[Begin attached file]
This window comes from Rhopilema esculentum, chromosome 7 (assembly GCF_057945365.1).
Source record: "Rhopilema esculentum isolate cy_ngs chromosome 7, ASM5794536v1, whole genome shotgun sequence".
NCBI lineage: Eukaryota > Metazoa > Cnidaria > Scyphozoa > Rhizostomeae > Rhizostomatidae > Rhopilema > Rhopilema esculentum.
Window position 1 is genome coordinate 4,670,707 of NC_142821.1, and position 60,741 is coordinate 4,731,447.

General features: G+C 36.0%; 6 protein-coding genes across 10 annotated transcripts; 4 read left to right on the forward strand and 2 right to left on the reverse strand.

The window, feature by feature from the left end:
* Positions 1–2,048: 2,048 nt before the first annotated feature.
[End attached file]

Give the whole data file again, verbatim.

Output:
This window comes from Rhopilema esculentum, chromosome 7 (assembly GCF_057945365.1).
Source record: "Rhopilema esculentum isolate cy_ngs chromosome 7, ASM5794536v1, whole genome shotgun sequence".
NCBI lineage: Eukaryota > Metazoa > Cnidaria > Scyphozoa > Rhizostomeae > Rhizostomatidae > Rhopilema > Rhopilema esculentum.
Window position 1 is genome coordinate 4,670,707 of NC_142821.1, and position 60,741 is coordinate 4,731,447.

General features: G+C 36.0%; 6 protein-coding genes across 10 annotated transcripts; 4 read left to right on the forward strand and 2 right to left on the reverse strand.

The window, feature by feature from the left end:
* Positions 1–2,048: 2,048 nt before the first annotated feature.